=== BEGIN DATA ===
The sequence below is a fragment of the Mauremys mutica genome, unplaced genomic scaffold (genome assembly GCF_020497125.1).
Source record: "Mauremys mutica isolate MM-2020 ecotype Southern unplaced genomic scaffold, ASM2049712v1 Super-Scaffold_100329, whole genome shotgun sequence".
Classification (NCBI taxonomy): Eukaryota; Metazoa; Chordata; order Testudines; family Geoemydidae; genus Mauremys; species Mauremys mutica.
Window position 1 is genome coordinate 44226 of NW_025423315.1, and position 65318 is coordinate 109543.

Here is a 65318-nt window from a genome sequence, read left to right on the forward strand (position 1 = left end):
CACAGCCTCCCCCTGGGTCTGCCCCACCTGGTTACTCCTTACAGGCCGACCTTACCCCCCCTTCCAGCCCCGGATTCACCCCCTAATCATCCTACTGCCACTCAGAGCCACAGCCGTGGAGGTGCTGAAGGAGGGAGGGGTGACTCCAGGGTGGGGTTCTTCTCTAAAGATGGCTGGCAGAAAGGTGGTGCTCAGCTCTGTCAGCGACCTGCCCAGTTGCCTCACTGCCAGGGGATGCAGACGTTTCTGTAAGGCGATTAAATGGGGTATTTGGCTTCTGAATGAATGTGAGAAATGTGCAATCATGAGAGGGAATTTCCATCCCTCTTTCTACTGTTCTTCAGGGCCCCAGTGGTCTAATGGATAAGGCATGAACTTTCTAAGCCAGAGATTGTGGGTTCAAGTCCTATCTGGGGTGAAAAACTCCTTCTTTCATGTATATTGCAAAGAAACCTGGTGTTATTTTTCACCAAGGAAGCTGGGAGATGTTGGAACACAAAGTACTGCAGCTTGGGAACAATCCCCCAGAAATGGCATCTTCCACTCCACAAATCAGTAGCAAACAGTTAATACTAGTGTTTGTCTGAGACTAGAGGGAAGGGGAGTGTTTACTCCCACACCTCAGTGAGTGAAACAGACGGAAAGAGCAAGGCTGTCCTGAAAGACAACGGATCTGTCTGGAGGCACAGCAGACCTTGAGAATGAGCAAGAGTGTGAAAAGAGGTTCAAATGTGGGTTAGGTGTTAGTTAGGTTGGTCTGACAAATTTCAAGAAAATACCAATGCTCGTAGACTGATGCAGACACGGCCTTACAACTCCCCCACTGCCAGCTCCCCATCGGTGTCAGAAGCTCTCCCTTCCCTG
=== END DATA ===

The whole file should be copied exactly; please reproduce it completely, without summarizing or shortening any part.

The sequence below is a fragment of the Mauremys mutica genome, unplaced genomic scaffold (genome assembly GCF_020497125.1).
Source record: "Mauremys mutica isolate MM-2020 ecotype Southern unplaced genomic scaffold, ASM2049712v1 Super-Scaffold_100329, whole genome shotgun sequence".
Classification (NCBI taxonomy): Eukaryota; Metazoa; Chordata; order Testudines; family Geoemydidae; genus Mauremys; species Mauremys mutica.
Window position 1 is genome coordinate 44226 of NW_025423315.1, and position 65318 is coordinate 109543.

Here is a 65318-nt window from a genome sequence, read left to right on the forward strand (position 1 = left end):
CACAGCCTCCCCCTGGGTCTGCCCCACCTGGTTACTCCTTACAGGCCGACCTTACCCCCCCTTCCAGCCCCGGATTCACCCCCTAATCATCCTACTGCCACTCAGAGCCACAGCCGTGGAGGTGCTGAAGGAGGGAGGGGTGACTCCAGGGTGGGGTTCTTCTCTAAAGATGGCTGGCAGAAAGGTGGTGCTCAGCTCTGTCAGCGACCTGCCCAGTTGCCTCACTGCCAGGGGATGCAGACGTTTCTGTAAGGCGATTAAATGGGGTATTTGGCTTCTGAATGAATGTGAGAAATGTGCAATCATGAGAGGGAATTTCCATCCCTCTTTCTACTGTTCTTCAGGGCCCCAGTGGTCTAATGGATAAGGCATGAACTTTCTAAGCCAGAGATTGTGGGTTCAAGTCCTATCTGGGGTGAAAAACTCCTTCTTTCATGTATATTGCAAAGAAACCTGGTGTTATTTTTCACCAAGGAAGCTGGGAGATGTTGGAACACAAAGTACTGCAGCTTGGGAACAATCCCCCAGAAATGGCATCTTCCACTCCACAAATCAGTAGCAAACAGTTAATACTAGTGTTTGTCTGAGACTAGAGGGAAGGGGAGTGTTTACTCCCACACCTCAGTGAGTGAAACAGACGGAAAGAGCAAGGCTGTCCTGAAAGACAACGGATCTGTCTGGAGGCACAGCAGACCTTGAGAATGAGCAAGAGTGTGAAAAGAGGTTCAAATGTGGGTTAGGTGTTAGTTAGGTTGGTCTGACAAATTTCAAGAAAATACCAATGCTCGTAGACTGATGCAGACACGGCCTTACAACTCCCCCACTGCCAGCTCCCCATCGGTGTCAGAAGCTCTCCCTTCCCTG